A fun pastime was making up little plays and charging ten pins for the ticket. One afternoon we noticed the door to the wooden church house ajar, an open invitation to go on stage. We'd just cast the parts to Red Riding Hood, when Clark West's frame filled the doorway. He was the janitor. With the terrible voice of authority, he demanded to know why we were there. I was scared. He stood with his feet spread wide and I observed how long his legs were and how much room there was between, so in a sudden longing for freedom I darted between his legs and ran home.

Meat markets and refrigeration didn't exist. Grandma and Papa had cattle "on the range," and when a beef was butchered the word was spread through town. Papa always had his beef animal done in the early morning before the flies awoke, and people came from all over town with their little pans to buy a cut of fresh meat. We usually ended up with the heart and the liver. Mama stuffed the heart. We called it "Yorkshire Pudding" but it was more like sage dressing than a pudding. Trying to eat the liver is what made a vegetarian out of me.

Thanksgiving day, plank and saw-horse tables were set up in the church house and covered with snowy white table cloths. People came in buggies and wagons, 1616 bringing their good food and pretty dishes. We walked through the ankle deep snow. My feet were soaked and my toes ached, but nothing could dim the joy of the only community Thanksgiving I can remember.

Grownups had a good thing going in those days. They expected total respect from young folks, and they seemed to get it. An oft repeated axiom was, "Children should be seen and not heard." This was simply a matter of discipline. Also, it was an accepted custom, that at any large dinner, grownups ate first. Youngsters, out of respect for their elders, must learn patience and wait their turn. So it was with this community Thanksgiving. The grownups ate while we got our shoes still more soggy by trying to make a snowman. When our fingers got purple, we collected around the stove. Our good behavior was rewarded by the full and loving attention of the grownups as they waited on us as we were seated around the second table.

A few days after Thanksgiving, my sisters brought their baking powder cans tinkling with pennies and nickels and dumped them out onto the table to be counted. Wide eyed I watched and listened to their chatter about paying tithing.

I didn't have any nickels or pennies. I didn't even have an empty baking powder can, but I knew a little about tithing. I had seen the loads of tithing hay being hauled to the tithing barn, and I had watched Mama push the firm, yellow butter from the wooden mold onto the wrapper for "tithing butter". And our chickens laid "tithing eggs."1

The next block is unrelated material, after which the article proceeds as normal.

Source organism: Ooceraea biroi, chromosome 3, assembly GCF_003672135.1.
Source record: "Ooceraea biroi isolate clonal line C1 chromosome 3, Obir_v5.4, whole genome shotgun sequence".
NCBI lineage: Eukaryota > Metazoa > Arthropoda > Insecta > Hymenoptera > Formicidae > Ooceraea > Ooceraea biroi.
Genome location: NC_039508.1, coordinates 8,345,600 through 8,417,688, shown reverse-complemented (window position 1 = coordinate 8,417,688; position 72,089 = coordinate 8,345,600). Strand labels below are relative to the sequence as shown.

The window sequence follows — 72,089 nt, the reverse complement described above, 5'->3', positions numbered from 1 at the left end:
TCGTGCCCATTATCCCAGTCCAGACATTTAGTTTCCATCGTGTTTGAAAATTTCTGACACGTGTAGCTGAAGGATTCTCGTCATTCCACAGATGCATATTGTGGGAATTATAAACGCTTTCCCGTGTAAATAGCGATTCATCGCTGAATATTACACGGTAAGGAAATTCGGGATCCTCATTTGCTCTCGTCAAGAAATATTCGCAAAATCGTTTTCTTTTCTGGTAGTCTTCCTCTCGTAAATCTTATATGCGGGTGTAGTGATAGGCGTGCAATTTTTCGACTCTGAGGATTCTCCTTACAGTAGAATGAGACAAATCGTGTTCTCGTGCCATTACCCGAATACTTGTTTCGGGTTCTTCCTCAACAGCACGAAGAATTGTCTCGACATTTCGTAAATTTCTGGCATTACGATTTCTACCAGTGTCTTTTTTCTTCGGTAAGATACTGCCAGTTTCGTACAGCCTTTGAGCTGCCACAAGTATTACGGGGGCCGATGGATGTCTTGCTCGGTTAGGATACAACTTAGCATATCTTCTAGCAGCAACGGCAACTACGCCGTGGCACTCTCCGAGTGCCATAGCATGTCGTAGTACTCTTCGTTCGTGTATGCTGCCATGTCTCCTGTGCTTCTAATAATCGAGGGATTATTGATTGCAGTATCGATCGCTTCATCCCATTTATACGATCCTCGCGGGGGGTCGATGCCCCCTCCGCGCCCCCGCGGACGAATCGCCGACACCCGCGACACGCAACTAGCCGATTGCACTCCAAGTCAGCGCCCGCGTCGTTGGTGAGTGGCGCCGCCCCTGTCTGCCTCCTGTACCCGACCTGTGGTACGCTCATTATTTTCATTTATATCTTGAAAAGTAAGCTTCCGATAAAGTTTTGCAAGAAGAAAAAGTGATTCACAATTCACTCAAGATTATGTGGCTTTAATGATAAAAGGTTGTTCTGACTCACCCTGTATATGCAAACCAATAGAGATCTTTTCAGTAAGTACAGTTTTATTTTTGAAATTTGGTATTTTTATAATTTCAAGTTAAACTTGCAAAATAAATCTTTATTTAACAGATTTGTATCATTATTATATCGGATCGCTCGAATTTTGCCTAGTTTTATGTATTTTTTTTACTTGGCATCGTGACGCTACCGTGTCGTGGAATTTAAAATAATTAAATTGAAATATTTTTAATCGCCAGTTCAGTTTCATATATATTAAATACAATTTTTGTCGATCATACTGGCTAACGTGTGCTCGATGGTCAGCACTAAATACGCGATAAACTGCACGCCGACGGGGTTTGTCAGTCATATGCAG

"Mama, when can I pay tithing?" I asked.

Mama's dough covered hands stopped still in the big pan where she was mixing bread. She looked at me for a long minute then smiled. "My goodness, you are getting to be a big girl, aren't you? Why of course you want to pay tithing."

After the dough was washed from her hands, she said, "Come with me".

I followed her to the chicken runs, where she scattered a little wheat. Greedily, the chickens flocked around her and she slipped her hands over the wings of a young, black rooster.

"Here," she said, handing him to me, "hold him while I tie his legs."

From a bunch of used binding twine that hung on the corral fence she selected a short piece. Securing the rooster's legs she said, "You've been a good girl to help feed the chickens, so you can take this rooster to Bishop Isom for tithing."

My sisters giggled at the rooster squirming in my arms, as I announced I was going to the bishop's with them. I hugged my rooster as we walked the six blocks to his house and the rooster chuckled back at me.

When Bishop Samuel Isom saw us coming through his gate, his front door opened wide. His ample front was made for hugging children and his big mustache made his laugh seem extra jolly.

Seeing the rooster he asked, "Ho, ho, what's this?"

"He's a tithing rooster," I announced.

"Ah, he's a fine one," the bishop said, taking the chicken from me and setting him down on the porch.

1717 The Bishop sat at his roll top desk and my sisters paid him their nickels and pennies and he made out our receipts. As he handed them to us he gave us each a loving pat.

"Will you please read my receipt for me?" I asked, looking up at him.

"Gladly," he replied. Taking it from me he read, "Alice Isom has voluntarily contributed to the Church of Jesus Christ of Latter Day Saints, one rooster."

I tingled all over. The church was so big and I was so small, still I had contributed to it!

When we got home Mama gave me an empty mentholatum jar. "You can keep your tithing money in this from now on," she said.

The jar was shiny and warm from the scrubbing she had given it, scrubbing off the label. The translucent milk white glass was beautiful to me. I loved that mentholatum jar and used it all through my childhood.2


  1. Eggs were considered a woman's petty cash. Women tended the hens and turned her surplus eggs in to the store for "script." There were "tithing eggs" and "Sunday eggs." The two-roomed, brick Relief Society building in Hurricane, Utah was built with "Sunday Eggs."
  2. Story "The Happy Tithe Payer", originally published in Friend, May 1976, p. 2.